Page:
He has erected a multitude of New Offices, and sent hither swarms of Officers to harrass our people, and eat out their substance.
He has kept among us, in times of peace, Standing Armies without the Consent of our legislatures.
He has affected to render the Military independent of and superior to the Civil power.
He has combined with others to subject us to a jurisdiction foreign to our constitution, and unacknowledged by our laws; giving his Assent to their Acts of pretended Legislation:
For Quartering large bodies of armed troops among us:
For protecting them, by a mock Trial, from punishment for any Murders which they should commit on the Inhabitants of these States:
For cutting off our Trade with all parts of the world:
For imposing Taxes on us without our Consent:
For depriving us in many cases, of the benefits of Trial by Jury:
For transporting us beyond Seas to be tried for pretended offences
For abolishing the free System of English Laws in a neighbouring Province, establishing therein an Arbitrary government, and enlarging its Boundaries so as to render it at once an example and fit instrument for introducing the same absolute rule into these Colonies:
For taking away our Charters, abolishing our most valuable Laws, and altering fundamentally the Forms of our Governments:
For suspending our own Legislatures, and declaring themselves invested with power to legislate for us in all cases whatsoever.
He has abdicated Government here, by declaring us out of his Protection and waging War against us.
He has plundered our seas, ravaged our Coasts, burnt our towns, and destroyed the lives of our people.
He is at this time transporting large Armies of foreign Mercenaries to compleat the works of death, desolation and tyranny, already begun with circumstances of Cruelty & perfidy scarcely paralleled in the most barbarous ages, and totally unworthy the Head of a civilized nation.
He has constrained our fellow Citizens taken Captive on the high Seas to bear Arms against their Country, to become the executioners of their friends and Brethren, or to fall themselves by their Hands.
He has excited domestic insurrections amongst us, and has endeavoured to bring on the inhabitants of our frontiers, the merciless Indian Savages, whose known rule of warfare, is an undistinguished destruction of all ages, sexes and conditions.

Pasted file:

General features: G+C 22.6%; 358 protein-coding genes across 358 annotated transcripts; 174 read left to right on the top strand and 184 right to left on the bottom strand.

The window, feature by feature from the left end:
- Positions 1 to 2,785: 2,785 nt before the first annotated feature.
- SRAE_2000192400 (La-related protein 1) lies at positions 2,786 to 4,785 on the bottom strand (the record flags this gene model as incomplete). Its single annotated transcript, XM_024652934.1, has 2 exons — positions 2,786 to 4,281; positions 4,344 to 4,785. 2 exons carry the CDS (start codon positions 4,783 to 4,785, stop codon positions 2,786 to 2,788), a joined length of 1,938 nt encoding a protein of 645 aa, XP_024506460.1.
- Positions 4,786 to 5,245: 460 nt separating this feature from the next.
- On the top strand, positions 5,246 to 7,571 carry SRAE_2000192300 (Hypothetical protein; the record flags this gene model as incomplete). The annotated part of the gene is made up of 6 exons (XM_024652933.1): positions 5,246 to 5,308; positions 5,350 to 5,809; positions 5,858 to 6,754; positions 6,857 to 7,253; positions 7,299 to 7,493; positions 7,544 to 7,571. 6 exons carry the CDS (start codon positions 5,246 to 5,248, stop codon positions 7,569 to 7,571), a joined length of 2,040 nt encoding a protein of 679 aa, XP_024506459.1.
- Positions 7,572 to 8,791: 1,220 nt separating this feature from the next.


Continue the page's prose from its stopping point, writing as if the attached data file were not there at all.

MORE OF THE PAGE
In every stage of these Oppressions We have Petitioned for Redress in the most humble terms: Our repeated Petitions have been answered only by repeated injury. A Prince whose character is thus marked by every act which may define a Tyrant, is unfit to be the ruler of a free people.
Nor have We been wanting in attentions to our Brittish brethren. We have warned them from time to time of attempts by their legislature to extend an unwarrantable jurisdiction over us. We have reminded them of the circumstances of our emigration and settlement here. We have appealed to their native justice and magnanimity, and we have conjured them by the ties of our common kindred to disavow these usurpations, which, would inevitably interrupt our connections and correspondence. They too have been deaf to the voice of justice and of consanguinity. We must, therefore, acquiesce in the necessity, which denounces our Separation, and hold them, as we hold the rest of mankind, Enemies in War, in Peace Friends.
We, therefore, the Representatives of the united States of America, in General Congress, Assembled, appealing to the Supreme Judge of the world for the rectitude of our intentions, do, in the Name, and by Authority of the good People of these Colonies, solemnly publish and declare, That these United Colonies are, and of Right ought to be Free and Independent States; that they are Absolved from all Allegiance to the British Crown, and that all political connection between them and the State of Great Britain, is and ought to be totally dissolved; and that as Free and Independent States, they have full Power to levy War, conclude Peace, contract Alliances, establish Commerce, and to do all other Acts and Things which Independent States may of right do. And for the support of this Declaration, with a firm reliance on the protection of divine Providence, we mutually pledge to each other our Lives, our Fortunes and our sacred Honor.